Eisenhower ½ Dollar, Germany.

Discussion in 'World Coins' started by alurid, May 29, 2018.

  1. alurid

    alurid Well-Known Member

    I came across this while sorting coins for a friend. This one made me say “WHAT”. Which made me start liking it immediately. And I bought it.
    8-17 (18).JPG 8-17 (19).JPG

    I thought it was interesting that Eisenhower was put on a Token in 1952.
    Numista is calling this a token, I do agree to a point. Due to the fantasy of the “European Federation”. Yet it does have a value designation on it. And was useable for commerce like a coin. But was sold like a commemorative. My research has provided some info on this piece. (See links below)
    Quoted from Numista.
    “European Federation. 2 1/2 europinos silver = 1/2 dollar used in 1952. Antecedent of the euro. Coined in the mint of Hamburg, Germany, with authorization of the American authorities that controlled Germany after the end of World War II. Image of the general Eisenhower. Very scarce.”
    I would think that the mint must have had Dwight’s authorization. He was definitely a well know person in Europe and the US and pretty much worldwide.
    Following the German unconditional surrender, Eisenhower was appointed military governor of the American occupation zone located primarily in Southern Germany and headquartered at the IG Farben Building in Frankfurt am Main. In 1948, Eisenhower became President of Columbia University. The trustees of Columbia University refused to accept Eisenhower's resignation in December 1950, when he took an extended leave from the university to become the Supreme Commander of the North Atlantic Treaty Organization (NATO), and he was given operational command of NATO forces in Europe. Eisenhower retired from active service as an army general on May 31, 1952, and he resumed his presidency of Columbia. He held this position until January 20, 1953, when he became the President of the United States.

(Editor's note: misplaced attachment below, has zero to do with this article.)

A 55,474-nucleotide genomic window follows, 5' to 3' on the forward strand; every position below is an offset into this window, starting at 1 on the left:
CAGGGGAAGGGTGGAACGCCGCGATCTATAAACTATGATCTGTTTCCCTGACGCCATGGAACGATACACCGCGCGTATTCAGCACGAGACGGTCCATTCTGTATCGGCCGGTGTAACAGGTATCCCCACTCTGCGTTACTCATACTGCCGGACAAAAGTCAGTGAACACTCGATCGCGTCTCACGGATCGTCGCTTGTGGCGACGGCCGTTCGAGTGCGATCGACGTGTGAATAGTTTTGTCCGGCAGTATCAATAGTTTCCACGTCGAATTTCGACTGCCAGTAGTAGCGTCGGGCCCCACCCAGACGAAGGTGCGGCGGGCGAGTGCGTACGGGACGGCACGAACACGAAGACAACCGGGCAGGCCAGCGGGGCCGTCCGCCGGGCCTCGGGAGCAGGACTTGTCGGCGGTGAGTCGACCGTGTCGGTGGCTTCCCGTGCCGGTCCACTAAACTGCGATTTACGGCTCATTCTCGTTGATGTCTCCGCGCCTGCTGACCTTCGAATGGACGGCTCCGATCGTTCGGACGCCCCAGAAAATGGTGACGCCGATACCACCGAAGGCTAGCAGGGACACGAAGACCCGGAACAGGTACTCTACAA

After a lot of reading, I am forming some ideas about why it was made.

    I am wondering if anyone has more Information or history behind the making of this token. I have not found any info on H. Consee the engraver. Any German coin enthusiast know of this H. Consee?
    Please post any info, comments, and ideas. Thanks for looking.
    Last edited: May 29, 2018
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  3. alurid

    alurid Well-Known Member

  4. paddyman98

    paddyman98 No Common Cents! Supporter

  5. chrisild

    chrisild Coin Collector Supporter

    Umm, where? :) Anyway, those "Europino" medals (there were several) were designed by Eduard Hanisch-Consée.

    Last edited: Jun 11, 2018
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  6. lordmarcovan

    lordmarcovan Eclectic & odd Moderator

    Interesting font. I wonder if these are listed in the Krause Unusual World Coins volume.

    Aha. That "X11" notation seems to indicate so.
    alurid likes this.
  7. alurid

    alurid Well-Known Member

  8. chrisild

    chrisild Coin Collector Supporter

    Well, the answer to the "where" question is a simple "nowhere". :) Those medals were produced to promote some pan-European idea and never had any monetary value. There were 2½ and 5 "europino" pieces, also 5 and 10 "dukaten" in various metals and alloys - aluminum, copper, brass, silver, gold, platinum (see the numismatikforum link). Here is another image of such a medal, this time without Eisenhower though.

    Don't know how many were produced, but the mintages were not high. So specialized collectors may well be after them ...

    alurid likes this.
  9. alurid

    alurid Well-Known Member

    Numista say's 10,000 produced. And yes i do agree with nowhere.
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